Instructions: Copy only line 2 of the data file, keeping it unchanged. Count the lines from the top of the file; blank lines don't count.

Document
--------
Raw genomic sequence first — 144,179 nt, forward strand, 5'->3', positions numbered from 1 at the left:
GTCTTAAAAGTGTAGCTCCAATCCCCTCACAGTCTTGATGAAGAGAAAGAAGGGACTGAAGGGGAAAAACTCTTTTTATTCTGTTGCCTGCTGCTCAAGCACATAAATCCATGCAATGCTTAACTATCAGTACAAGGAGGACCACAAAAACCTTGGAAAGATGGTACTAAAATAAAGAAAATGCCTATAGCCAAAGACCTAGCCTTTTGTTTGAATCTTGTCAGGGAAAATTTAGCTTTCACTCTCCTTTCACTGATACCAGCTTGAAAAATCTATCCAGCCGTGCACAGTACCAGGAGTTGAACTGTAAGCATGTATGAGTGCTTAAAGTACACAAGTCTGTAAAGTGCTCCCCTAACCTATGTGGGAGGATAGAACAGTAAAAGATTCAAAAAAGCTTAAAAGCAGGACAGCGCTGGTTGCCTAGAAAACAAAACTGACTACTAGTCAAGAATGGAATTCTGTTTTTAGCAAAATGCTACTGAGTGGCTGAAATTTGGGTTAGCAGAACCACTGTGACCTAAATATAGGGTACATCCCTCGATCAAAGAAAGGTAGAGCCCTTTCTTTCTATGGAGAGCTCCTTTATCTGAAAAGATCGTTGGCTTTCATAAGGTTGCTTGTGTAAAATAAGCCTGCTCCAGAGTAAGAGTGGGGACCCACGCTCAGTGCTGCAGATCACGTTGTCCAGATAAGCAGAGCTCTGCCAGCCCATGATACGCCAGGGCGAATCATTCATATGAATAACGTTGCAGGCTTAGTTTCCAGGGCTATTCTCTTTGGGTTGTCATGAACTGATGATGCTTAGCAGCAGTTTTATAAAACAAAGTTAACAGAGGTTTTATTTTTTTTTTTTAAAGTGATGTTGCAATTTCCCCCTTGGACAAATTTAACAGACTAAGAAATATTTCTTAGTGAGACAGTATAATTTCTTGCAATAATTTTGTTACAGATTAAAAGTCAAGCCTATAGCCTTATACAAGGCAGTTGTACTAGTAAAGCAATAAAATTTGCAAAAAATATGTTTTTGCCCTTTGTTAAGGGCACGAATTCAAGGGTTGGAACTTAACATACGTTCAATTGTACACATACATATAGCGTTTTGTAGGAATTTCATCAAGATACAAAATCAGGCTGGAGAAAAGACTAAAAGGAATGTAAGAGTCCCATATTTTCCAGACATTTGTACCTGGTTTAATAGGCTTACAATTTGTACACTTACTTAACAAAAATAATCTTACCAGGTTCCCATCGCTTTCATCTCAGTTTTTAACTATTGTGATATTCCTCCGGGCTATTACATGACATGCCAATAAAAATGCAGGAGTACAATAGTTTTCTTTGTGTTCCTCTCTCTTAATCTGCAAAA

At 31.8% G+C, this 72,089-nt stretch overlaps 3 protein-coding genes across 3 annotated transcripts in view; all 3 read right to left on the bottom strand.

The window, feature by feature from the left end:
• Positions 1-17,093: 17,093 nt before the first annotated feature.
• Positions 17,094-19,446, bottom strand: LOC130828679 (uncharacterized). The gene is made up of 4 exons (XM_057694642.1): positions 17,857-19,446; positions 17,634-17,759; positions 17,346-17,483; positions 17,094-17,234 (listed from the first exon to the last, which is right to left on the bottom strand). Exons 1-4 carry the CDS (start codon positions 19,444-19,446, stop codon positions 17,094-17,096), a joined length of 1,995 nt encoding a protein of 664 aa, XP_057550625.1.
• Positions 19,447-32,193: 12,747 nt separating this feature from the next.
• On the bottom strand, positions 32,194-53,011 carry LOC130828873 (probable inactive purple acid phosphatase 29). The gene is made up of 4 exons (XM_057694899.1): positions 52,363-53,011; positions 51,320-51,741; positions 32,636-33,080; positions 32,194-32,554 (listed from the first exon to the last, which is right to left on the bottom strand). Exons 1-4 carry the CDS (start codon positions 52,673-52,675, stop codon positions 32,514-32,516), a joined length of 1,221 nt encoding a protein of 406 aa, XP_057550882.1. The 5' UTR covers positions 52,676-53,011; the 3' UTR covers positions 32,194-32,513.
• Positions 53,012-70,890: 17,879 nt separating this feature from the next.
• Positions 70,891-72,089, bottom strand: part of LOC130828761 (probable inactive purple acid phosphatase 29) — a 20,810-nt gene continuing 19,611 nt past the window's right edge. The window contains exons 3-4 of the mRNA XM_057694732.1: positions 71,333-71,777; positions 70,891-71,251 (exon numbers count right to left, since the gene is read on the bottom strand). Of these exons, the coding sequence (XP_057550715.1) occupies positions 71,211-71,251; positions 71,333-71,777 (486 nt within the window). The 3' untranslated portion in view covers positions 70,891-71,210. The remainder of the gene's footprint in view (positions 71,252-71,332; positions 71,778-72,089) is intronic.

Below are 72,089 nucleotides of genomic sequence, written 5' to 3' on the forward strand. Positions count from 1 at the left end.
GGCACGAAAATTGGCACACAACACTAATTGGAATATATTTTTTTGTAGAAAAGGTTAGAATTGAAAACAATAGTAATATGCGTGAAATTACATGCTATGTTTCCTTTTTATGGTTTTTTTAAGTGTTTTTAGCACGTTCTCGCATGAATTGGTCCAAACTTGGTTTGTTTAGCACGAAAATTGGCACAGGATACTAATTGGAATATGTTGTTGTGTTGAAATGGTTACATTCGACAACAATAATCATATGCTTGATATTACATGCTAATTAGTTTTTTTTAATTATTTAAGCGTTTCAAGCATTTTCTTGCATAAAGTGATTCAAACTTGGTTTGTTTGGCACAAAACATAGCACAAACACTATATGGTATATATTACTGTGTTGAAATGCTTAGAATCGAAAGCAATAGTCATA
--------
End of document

GTCTTAAAAGTGTAGCTCCAATCCCCTCACAGTCTTGATGAAGAGAAAGAAGGGACTGAAGGGGAAAAACTCTTTTTATTCTGTTGCCTGCTGCTCAAGCACATAAATCCATGCAATGCTTAACTATCAGTACAAGGAGGACCACAAAAACCTTGGAAAGATGGTACTAAAATAAAGAAAATGCCTATAGCCAAAGACCTAGCCTTTTGTTTGAATCTTGTCAGGGAAAATTTAGCTTTCACTCTCCTTTCACTGATACCAGCTTGAAAAATCTATCCAGCCGTGCACAGTACCAGGAGTTGAACTGTAAGCATGTATGAGTGCTTAAAGTACACAAGTCTGTAAAGTGCTCCCCTAACCTATGTGGGAGGATAGAACAGTAAAAGATTCAAAAAAGCTTAAAAGCAGGACAGCGCTGGTTGCCTAGAAAACAAAACTGACTACTAGTCAAGAATGGAATTCTGTTTTTAGCAAAATGCTACTGAGTGGCTGAAATTTGGGTTAGCAGAACCACTGTGACCTAAATATAGGGTACATCCCTCGATCAAAGAAAGGTAGAGCCCTTTCTTTCTATGGAGAGCTCCTTTATCTGAAAAGATCGTTGGCTTTCATAAGGTTGCTTGTGTAAAATAAGCCTGCTCCAGAGTAAGAGTGGGGACCCACGCTCAGTGCTGCAGATCACGTTGTCCAGATAAGCAGAGCTCTGCCAGCCCATGATACGCCAGGGCGAATCATTCATATGAATAACGTTGCAGGCTTAGTTTCCAGGGCTATTCTCTTTGGGTTGTCATGAACTGATGATGCTTAGCAGCAGTTTTATAAAACAAAGTTAACAGAGGTTTTATTTTTTTTTTTTAAAGTGATGTTGCAATTTCCCCCTTGGACAAATTTAACAGACTAAGAAATATTTCTTAGTGAGACAGTATAATTTCTTGCAATAATTTTGTTACAGATTAAAAGTCAAGCCTATAGCCTTATACAAGGCAGTTGTACTAGTAAAGCAATAAAATTTGCAAAAAATATGTTTTTGCCCTTTGTTAAGGGCACGAATTCAAGGGTTGGAACTTAACATACGTTCAATTGTACACATACATATAGCGTTTTGTAGGAATTTCATCAAGATACAAAATCAGGCTGGAGAAAAGACTAAAAGGAATGTAAGAGTCCCATATTTTCCAGACATTTGTACCTGGTTTAATAGGCTTACAATTTGTACACTTACTTAACAAAAATAATCTTACCAGGTTCCCATCGCTTTCATCTCAGTTTTTAACTATTGTGATATTCCTCCGGGCTATTACATGACATGCCAATAAAAATGCAGGAGTACAATAGTTTTCTTTGTGTTCCTCTCTCTTAATCTGCAAAA